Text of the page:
In Fulton County, voting issues seem to be a feature, not a bug. Today, the State Elections Board has referred the systemic mishandling of absentee ballot requests during this year’s primary to Attorney General Chris Carr. Noted pointedly in the press release below from Secretary of State Raffensperger, David Worley – a Democrat – made the motion for referral.
From the press release:
(ATLANTA)-After reviewing a series of voter complaints against Fulton County for failing to process and send absentee ballot requests for the June 9 primary, the State Election Board (SEB) today voted unanimously to send the case to the Georgia Attorney General’s Office. Fulton County’s failure to process and mail requested Absentee Ballots resulted in multiple violations of Georgia law [O.C.G.A. 21-2-384(2)], the board determined.
Chief Investigator Frances Watson said the Georgia Secretary of State’s office received 254 complaints from voters who did not receive an absentee ballot. At least 107 of those people did not vote at all in the June 9 election. At least 105 were never entered into the eNet voter registration system — meaning the county never entered the voters’ information for ballot fulfillment. Testimony also revealed there were many more Georgians who didn’t receive a requested absentee ballot, “evidenced in the large numbers that went to the poll and reported not receiving a ballot.”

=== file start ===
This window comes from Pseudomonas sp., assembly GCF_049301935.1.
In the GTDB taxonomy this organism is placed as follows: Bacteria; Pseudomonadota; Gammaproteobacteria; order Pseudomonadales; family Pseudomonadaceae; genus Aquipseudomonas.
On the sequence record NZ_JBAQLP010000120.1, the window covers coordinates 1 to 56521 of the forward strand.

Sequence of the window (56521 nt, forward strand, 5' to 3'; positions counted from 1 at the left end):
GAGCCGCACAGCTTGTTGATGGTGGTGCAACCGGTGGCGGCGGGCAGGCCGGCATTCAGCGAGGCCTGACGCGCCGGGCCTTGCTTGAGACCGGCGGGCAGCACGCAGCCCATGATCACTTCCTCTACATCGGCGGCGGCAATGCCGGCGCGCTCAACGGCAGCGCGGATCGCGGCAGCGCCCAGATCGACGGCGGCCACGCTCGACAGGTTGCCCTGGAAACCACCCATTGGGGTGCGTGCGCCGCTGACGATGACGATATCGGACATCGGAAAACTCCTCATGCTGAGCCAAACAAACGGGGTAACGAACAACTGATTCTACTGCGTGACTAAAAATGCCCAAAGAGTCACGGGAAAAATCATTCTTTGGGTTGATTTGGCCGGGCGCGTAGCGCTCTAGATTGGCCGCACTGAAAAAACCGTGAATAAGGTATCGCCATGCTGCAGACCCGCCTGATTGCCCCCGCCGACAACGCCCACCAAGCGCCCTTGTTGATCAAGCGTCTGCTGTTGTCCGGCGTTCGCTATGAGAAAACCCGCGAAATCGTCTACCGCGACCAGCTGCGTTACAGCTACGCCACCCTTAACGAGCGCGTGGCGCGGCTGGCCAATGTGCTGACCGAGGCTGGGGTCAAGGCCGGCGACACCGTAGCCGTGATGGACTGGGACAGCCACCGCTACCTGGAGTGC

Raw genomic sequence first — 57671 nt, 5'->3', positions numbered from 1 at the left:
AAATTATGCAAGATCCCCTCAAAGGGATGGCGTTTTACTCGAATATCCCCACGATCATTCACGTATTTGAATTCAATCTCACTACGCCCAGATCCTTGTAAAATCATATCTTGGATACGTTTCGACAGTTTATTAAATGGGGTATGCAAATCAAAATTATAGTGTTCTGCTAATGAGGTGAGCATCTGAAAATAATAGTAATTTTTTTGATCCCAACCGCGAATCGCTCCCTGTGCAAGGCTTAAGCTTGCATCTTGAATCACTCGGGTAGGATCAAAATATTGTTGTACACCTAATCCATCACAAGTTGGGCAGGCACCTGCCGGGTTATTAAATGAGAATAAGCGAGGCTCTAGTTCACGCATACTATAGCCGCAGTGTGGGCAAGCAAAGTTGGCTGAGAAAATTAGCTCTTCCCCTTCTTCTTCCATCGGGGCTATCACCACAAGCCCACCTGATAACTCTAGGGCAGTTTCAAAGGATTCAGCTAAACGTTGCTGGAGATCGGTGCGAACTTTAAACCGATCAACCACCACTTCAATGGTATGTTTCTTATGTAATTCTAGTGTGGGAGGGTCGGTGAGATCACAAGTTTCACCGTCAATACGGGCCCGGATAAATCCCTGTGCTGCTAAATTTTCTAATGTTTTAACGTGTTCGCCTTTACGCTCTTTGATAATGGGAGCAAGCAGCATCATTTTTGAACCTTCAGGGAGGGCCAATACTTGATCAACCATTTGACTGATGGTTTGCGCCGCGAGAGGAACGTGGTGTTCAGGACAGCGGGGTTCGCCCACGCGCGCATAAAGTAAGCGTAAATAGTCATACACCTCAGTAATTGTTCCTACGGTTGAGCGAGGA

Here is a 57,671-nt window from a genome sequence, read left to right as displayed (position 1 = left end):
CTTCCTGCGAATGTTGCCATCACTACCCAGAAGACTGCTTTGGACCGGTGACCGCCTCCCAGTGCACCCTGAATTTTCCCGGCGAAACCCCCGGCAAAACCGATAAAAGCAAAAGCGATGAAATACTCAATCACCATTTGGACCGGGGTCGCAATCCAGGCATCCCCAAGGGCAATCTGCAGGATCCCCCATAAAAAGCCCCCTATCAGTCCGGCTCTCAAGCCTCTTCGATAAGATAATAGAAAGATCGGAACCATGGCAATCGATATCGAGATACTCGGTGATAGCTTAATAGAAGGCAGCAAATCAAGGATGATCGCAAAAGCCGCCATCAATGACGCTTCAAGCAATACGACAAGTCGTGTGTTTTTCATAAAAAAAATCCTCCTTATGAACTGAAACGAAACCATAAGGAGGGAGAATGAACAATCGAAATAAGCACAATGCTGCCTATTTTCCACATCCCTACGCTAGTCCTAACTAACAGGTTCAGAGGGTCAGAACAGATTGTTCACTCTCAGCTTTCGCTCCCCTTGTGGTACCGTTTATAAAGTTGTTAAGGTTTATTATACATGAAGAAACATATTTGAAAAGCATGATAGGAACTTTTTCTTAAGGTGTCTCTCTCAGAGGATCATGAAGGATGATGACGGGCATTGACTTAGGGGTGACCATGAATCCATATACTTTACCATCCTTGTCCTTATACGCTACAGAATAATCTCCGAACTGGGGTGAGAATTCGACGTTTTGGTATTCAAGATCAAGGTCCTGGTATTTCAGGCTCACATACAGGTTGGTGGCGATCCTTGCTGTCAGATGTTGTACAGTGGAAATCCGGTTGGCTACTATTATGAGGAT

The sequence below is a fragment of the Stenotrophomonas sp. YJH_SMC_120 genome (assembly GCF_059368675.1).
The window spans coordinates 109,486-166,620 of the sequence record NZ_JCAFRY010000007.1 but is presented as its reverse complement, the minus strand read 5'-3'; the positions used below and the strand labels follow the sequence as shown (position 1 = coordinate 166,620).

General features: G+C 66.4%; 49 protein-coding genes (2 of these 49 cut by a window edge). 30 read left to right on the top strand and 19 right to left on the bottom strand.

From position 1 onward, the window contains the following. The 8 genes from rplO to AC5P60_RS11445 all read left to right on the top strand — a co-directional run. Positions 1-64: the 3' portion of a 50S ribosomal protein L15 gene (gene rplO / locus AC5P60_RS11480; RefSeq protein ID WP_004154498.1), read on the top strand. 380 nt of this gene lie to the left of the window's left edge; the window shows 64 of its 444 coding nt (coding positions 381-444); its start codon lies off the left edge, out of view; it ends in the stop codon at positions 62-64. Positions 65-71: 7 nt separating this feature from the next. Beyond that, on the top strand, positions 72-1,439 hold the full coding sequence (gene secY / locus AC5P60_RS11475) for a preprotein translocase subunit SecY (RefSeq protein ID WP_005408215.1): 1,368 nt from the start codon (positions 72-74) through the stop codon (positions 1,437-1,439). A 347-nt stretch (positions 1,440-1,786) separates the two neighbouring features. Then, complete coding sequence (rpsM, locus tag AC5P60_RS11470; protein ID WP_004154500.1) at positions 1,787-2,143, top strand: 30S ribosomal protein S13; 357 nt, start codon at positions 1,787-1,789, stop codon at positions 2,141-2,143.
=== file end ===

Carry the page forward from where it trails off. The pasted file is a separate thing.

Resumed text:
In making the motion to send the case to the attorney general, Democrat appointee David Worley said “while the COVID phenomenon … was not limited to Fulton … the large extent of problems with the processing of absentee ballot applications were clearly evident in Fulton County, and now that the case is before us, I don’t think we can ignore that. And if one person being denied their right to vote is too many, 250 is certainly too many.”
Secretary of State Brad Raffensperger, the chair of the SEB, said Fulton County must fix these issues before the general election, when record-breaking turnout is expected.
“This is about identifying and addressing the issues we saw in June, so that we don’t see them repeated in Fulton this November,” said Raffensperger. “All of us, on the state level and those doing the hard work at the county level, had to manage through the COVID-19 crisis in June. We will all have to manage through it in November as well. But the volume of Fulton’s issues was unique. As we heard in testimony today, up to 80% of the complaints we received in Georgia were concerning Fulton County.”
Raffensperger added that he hopes Fulton County and the State Election Board will be able to build a positive and productive relationship moving forward, and reach a resolution that will prevent the issues that arose in June from reoccurring in November.